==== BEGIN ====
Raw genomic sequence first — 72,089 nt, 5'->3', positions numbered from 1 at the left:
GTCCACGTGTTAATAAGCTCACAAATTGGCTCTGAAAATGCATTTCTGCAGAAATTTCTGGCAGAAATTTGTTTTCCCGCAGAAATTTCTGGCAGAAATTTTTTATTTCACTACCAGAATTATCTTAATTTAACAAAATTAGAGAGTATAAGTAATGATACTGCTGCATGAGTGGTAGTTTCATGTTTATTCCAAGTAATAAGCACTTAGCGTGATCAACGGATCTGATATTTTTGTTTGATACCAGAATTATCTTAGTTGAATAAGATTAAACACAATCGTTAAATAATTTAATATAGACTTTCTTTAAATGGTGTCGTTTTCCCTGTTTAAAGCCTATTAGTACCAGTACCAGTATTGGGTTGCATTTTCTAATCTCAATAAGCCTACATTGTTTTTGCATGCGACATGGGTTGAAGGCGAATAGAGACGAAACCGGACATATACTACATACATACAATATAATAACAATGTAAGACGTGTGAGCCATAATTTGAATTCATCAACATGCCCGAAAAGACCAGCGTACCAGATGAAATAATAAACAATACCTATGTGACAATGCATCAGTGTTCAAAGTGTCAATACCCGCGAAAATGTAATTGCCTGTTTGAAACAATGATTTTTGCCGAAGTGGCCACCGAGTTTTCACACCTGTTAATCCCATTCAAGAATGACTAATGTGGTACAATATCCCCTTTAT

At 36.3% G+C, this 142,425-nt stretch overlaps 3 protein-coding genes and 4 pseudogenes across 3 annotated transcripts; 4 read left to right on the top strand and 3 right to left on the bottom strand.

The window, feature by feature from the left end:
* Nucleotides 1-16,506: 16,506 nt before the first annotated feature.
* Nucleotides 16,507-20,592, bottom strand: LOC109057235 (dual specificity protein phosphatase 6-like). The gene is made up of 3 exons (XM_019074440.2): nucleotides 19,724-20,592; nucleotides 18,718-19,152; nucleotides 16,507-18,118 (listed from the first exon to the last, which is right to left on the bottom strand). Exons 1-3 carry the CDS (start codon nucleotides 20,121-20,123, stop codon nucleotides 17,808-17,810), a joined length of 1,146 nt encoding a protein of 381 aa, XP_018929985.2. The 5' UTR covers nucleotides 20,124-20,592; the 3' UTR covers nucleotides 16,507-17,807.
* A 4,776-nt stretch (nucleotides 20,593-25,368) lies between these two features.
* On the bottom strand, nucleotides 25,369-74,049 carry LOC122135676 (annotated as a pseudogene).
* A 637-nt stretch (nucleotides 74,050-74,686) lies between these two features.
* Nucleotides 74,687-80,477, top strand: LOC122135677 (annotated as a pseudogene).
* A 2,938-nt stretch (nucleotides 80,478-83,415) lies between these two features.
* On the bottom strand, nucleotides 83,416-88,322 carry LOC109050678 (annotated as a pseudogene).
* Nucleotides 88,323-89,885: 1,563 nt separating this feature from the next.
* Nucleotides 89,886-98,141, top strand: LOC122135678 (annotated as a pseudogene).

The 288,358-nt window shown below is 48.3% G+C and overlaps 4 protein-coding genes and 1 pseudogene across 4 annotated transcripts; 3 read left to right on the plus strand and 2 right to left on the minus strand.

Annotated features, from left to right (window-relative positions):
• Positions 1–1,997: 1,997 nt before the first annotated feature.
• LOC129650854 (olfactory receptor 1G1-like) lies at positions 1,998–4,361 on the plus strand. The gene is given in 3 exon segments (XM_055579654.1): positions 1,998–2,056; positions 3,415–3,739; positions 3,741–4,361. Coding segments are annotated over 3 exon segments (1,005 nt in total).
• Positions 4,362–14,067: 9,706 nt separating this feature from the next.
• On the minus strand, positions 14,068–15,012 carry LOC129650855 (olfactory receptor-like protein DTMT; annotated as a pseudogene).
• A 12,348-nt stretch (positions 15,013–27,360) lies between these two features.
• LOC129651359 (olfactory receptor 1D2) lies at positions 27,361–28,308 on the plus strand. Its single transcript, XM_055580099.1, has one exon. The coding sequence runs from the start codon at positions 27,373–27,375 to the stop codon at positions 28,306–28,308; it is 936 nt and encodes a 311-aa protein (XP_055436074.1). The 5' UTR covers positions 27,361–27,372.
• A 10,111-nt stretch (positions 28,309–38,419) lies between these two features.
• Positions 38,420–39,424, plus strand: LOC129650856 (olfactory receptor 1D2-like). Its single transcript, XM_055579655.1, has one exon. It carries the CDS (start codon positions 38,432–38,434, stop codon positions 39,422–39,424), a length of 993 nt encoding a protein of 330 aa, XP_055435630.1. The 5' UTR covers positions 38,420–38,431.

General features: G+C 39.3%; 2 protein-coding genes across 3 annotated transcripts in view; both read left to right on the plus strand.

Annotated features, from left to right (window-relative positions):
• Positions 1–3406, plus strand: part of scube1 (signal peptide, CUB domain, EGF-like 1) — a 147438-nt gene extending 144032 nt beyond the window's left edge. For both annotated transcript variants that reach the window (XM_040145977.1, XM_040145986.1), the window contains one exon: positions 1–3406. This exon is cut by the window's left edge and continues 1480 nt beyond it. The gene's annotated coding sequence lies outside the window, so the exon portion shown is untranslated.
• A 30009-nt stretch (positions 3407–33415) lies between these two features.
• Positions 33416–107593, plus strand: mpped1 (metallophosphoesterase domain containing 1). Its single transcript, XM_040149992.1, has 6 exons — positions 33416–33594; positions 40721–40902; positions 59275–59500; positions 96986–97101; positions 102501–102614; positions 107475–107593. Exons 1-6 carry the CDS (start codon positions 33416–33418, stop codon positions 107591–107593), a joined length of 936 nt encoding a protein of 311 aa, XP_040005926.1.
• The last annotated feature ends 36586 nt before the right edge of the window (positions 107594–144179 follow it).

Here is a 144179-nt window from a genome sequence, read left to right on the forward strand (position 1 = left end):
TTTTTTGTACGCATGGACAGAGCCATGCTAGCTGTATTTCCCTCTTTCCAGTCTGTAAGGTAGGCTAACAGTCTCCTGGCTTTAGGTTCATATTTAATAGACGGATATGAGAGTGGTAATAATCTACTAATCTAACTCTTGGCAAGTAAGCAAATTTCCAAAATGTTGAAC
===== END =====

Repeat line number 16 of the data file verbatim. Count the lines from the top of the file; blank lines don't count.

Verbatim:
Annotated features, from left to right (window-relative positions):